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Faro’s old town is not so old (it was burned down by English troops in 1596, later rebuilt, and then destroyed by the earthquake of 1755), but still beautiful and pedestrian-friendly. Next to the citadel’s ring-wall is the small harbour where the newer and livelier town stretches to the north and east. The gardens next to the harbour, Jardim Manuel Bivar, are a good point to start exploring. At the upper-end, the city’s main shopping area begins – a little network of pedestrian streets with all kind of shops, cafés and restaurants. North of here, you find some of Faro’s famous churches – for example, Igreja do Carmo – or going north-west via the Largo 25 de Abril roundabout, you arrive at the fresh produce market. Going straight to the west, you will eventually reach the slightly uphill Avenida 5 de Outubro, which ends in front of Faro’s magnificent Liceu (grammar school). Here you are rewarded with a broad vista of Faro, the wetlands of Ria Formosa and the sea.
The capital of Algarve is one the most typically Portuguese cities in the country. In Faro you have the chance to enjoy an amazing marina, cobblestone squares and green parks, as well as an old town sprinkled with cosy cafés and tiny traditional restaurants. But Faro can also be discovered by night, thanks to its massive student population that lights up every bar and plaza of the city, not to mention all the cultural activities you will be able to enjoy, including theatres, art exhibitions, majestic churches and historic monuments. Last but not least, do not miss the natural beauty of the Parque Natural da Ria Formosa and the numerous islands scattered a few kilometres from Faro's pristine beaches.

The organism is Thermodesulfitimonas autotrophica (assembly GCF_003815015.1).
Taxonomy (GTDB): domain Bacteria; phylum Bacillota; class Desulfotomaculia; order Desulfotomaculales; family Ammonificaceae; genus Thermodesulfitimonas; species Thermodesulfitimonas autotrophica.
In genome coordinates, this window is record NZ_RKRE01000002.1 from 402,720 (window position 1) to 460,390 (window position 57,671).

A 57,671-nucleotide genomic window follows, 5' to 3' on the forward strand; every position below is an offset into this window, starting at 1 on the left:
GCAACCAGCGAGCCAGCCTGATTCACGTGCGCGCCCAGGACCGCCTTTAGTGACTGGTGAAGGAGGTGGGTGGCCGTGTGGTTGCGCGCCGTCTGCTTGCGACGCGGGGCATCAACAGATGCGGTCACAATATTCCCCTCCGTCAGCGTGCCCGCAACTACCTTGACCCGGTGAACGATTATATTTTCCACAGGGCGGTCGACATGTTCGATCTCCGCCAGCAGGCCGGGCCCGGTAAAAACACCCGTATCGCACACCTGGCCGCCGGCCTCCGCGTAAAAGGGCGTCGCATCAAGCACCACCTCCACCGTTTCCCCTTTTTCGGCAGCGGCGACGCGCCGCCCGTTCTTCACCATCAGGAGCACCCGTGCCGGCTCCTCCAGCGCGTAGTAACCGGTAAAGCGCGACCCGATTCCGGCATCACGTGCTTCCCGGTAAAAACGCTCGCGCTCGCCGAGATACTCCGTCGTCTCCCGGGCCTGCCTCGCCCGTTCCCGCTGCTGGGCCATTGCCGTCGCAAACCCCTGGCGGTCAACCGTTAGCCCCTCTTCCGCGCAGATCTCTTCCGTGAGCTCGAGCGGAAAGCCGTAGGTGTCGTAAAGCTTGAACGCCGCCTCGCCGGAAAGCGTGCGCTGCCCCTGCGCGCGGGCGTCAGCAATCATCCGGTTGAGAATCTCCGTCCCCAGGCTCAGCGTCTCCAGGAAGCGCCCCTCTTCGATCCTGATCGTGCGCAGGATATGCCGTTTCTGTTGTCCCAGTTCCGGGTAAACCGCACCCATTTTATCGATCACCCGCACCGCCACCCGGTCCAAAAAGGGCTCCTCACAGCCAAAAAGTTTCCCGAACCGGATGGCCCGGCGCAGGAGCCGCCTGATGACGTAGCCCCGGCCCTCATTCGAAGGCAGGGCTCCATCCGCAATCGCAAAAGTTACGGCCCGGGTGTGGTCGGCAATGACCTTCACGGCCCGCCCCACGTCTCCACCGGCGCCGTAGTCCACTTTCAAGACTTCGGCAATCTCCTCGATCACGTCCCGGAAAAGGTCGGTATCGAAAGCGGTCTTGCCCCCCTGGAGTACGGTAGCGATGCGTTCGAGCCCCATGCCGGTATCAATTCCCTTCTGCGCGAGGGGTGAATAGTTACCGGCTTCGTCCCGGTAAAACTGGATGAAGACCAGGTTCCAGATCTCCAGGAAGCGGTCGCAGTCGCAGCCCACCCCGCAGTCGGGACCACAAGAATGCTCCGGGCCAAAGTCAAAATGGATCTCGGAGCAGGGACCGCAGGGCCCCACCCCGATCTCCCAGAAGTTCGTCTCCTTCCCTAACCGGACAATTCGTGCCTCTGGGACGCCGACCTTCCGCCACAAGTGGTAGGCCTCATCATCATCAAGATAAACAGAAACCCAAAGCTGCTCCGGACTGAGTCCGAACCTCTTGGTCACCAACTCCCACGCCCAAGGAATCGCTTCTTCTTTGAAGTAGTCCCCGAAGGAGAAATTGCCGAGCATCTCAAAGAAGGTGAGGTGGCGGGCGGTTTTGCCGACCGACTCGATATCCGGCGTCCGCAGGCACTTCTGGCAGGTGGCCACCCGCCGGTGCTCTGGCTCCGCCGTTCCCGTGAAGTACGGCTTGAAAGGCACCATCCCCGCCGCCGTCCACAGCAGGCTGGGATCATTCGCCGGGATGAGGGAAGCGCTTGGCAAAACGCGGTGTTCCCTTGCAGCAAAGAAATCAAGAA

Food in Faro revolves around seafood, mainly fish and shellfish. The Ria Formosa area is famous for its oyster and clam breeding, making mollusks an unbeatable choice. Meat dishes can also be exceptional, but in particular, chicken, lamb and black pig, porco preto, can satisfy any meat-lover's cravings.
The cafés in Faro are steeped in history and have plenty of personality. Whether you are in the mood for the classic Faro café experience or would like to go to a lively café and people-watch, you will find something that suits your needs.
Being an energetic student town, Faro boasts active and varied nightlife attractions. Most of the more serious dancing takes place at large clubs outside the city, mainly to the west towards Quinta do Lago and Vilamoura. But the Old Town and its surrounding areas offers hosts of small bars with live music, sports screenings, and much more.
Faro’s main shopping area is directly adjacent to Jardim Manuel Bivar. If you take Rua Dr Francisco Gomes, at the top corner you will arrive in central Faro’s car-free shopping precinct, with clothes, shoes and other accessories, sports, furnishing and textile shops in an area which stretches for three to four blocks in all directions. The pedestrian area ends to the north at the Praça Ferreira de Almeida market place. This is where one of Faro’s best wine shops, Garrafeira Rui, is to be found. If you take Rua do Lethes from here, and on the right beyond the theatre by the same name, go into Rua Dr Justino Cúmano, you will eventually arrive at Faro’s large fresh produce market, Mercado Municipal.
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